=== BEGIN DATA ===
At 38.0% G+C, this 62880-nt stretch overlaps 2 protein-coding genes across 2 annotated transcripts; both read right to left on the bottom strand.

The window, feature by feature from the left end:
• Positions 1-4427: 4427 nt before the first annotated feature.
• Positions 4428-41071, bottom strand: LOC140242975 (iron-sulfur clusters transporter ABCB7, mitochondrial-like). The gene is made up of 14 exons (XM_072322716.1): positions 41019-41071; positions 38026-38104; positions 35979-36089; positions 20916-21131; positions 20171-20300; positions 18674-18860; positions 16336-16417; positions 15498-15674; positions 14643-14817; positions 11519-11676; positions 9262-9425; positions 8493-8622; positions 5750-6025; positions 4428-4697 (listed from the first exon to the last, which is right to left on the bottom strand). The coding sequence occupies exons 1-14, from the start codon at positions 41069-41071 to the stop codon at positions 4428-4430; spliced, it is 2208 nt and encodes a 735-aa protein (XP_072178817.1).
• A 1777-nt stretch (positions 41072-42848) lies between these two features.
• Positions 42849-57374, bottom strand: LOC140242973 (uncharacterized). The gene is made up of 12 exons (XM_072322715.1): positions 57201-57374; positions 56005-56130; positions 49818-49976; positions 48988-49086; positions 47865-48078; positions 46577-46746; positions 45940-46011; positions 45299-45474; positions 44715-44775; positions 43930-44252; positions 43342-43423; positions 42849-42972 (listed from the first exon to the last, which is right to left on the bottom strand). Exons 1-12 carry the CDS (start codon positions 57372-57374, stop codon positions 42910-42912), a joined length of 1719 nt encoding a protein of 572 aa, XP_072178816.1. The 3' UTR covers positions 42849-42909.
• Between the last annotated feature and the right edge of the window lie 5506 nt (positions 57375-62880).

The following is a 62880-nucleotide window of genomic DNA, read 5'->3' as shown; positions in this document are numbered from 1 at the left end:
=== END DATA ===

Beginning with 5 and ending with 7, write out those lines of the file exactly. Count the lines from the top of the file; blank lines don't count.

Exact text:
• A 1777-nt stretch (positions 41072-42848) lies between these two features.
• Positions 42849-57374, bottom strand: LOC140242973 (uncharacterized). The gene is made up of 12 exons (XM_072322715.1): positions 57201-57374; positions 56005-56130; positions 49818-49976; positions 48988-49086; positions 47865-48078; positions 46577-46746; positions 45940-46011; positions 45299-45474; positions 44715-44775; positions 43930-44252; positions 43342-43423; positions 42849-42972 (listed from the first exon to the last, which is right to left on the bottom strand). Exons 1-12 carry the CDS (start codon positions 57372-57374, stop codon positions 42910-42912), a joined length of 1719 nt encoding a protein of 572 aa, XP_072178816.1. The 3' UTR covers positions 42849-42909.
• Between the last annotated feature and the right edge of the window lie 5506 nt (positions 57375-62880).